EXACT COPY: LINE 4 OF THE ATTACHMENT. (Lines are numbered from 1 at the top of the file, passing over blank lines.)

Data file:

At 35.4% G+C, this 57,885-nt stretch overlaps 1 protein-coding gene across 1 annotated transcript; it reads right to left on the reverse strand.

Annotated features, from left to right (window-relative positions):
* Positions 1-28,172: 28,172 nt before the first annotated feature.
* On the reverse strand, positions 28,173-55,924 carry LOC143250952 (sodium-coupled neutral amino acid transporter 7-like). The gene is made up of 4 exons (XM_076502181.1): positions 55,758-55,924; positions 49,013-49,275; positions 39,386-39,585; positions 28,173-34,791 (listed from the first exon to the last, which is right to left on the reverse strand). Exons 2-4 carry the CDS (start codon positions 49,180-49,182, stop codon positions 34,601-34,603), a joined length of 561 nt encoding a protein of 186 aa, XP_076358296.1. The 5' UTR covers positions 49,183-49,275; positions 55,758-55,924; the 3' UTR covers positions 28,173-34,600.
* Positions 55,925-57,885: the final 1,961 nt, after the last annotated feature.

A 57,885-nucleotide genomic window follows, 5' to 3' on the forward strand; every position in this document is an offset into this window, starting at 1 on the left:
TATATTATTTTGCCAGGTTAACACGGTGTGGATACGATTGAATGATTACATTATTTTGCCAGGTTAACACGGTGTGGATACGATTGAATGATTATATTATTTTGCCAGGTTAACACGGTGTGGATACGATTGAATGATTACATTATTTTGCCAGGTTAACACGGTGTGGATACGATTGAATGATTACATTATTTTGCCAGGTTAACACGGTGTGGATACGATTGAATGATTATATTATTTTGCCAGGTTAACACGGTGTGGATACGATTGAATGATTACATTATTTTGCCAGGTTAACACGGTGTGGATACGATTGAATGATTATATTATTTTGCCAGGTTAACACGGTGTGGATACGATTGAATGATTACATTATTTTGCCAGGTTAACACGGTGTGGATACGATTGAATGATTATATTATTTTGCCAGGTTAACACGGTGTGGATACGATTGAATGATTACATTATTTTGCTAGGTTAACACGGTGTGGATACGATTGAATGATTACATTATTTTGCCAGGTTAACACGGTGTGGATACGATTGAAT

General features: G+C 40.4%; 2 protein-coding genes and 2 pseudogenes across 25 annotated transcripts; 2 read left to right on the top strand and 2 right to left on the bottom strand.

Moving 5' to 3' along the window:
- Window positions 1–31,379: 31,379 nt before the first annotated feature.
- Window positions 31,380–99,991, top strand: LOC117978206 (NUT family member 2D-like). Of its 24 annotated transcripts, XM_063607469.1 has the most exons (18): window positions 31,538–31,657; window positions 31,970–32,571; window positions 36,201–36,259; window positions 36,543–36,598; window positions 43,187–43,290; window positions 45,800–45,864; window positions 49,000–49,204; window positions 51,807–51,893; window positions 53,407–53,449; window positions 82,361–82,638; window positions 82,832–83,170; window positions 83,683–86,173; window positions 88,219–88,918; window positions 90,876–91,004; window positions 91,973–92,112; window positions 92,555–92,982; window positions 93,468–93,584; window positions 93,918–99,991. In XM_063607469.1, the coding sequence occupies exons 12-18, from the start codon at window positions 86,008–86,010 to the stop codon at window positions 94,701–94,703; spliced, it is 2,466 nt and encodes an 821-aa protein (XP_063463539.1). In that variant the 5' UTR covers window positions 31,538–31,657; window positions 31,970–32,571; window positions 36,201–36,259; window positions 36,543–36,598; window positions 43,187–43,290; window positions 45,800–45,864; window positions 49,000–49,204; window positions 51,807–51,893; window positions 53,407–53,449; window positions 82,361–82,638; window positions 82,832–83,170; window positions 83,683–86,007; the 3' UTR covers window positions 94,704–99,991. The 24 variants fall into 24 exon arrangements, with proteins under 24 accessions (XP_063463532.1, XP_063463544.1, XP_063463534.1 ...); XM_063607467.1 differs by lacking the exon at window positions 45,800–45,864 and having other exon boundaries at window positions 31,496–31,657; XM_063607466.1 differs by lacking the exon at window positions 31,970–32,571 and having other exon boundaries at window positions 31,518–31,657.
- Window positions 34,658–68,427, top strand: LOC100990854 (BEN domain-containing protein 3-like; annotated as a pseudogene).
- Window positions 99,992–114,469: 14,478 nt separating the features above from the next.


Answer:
* On the reverse strand, positions 28,173-55,924 carry LOC143250952 (sodium-coupled neutral amino acid transporter 7-like). The gene is made up of 4 exons (XM_076502181.1): positions 55,758-55,924; positions 49,013-49,275; positions 39,386-39,585; positions 28,173-34,791 (listed from the first exon to the last, which is right to left on the reverse strand). Exons 2-4 carry the CDS (start codon positions 49,180-49,182, stop codon positions 34,601-34,603), a joined length of 561 nt encoding a protein of 186 aa, XP_076358296.1. The 5' UTR covers positions 49,183-49,275; positions 55,758-55,924; the 3' UTR covers positions 28,173-34,600.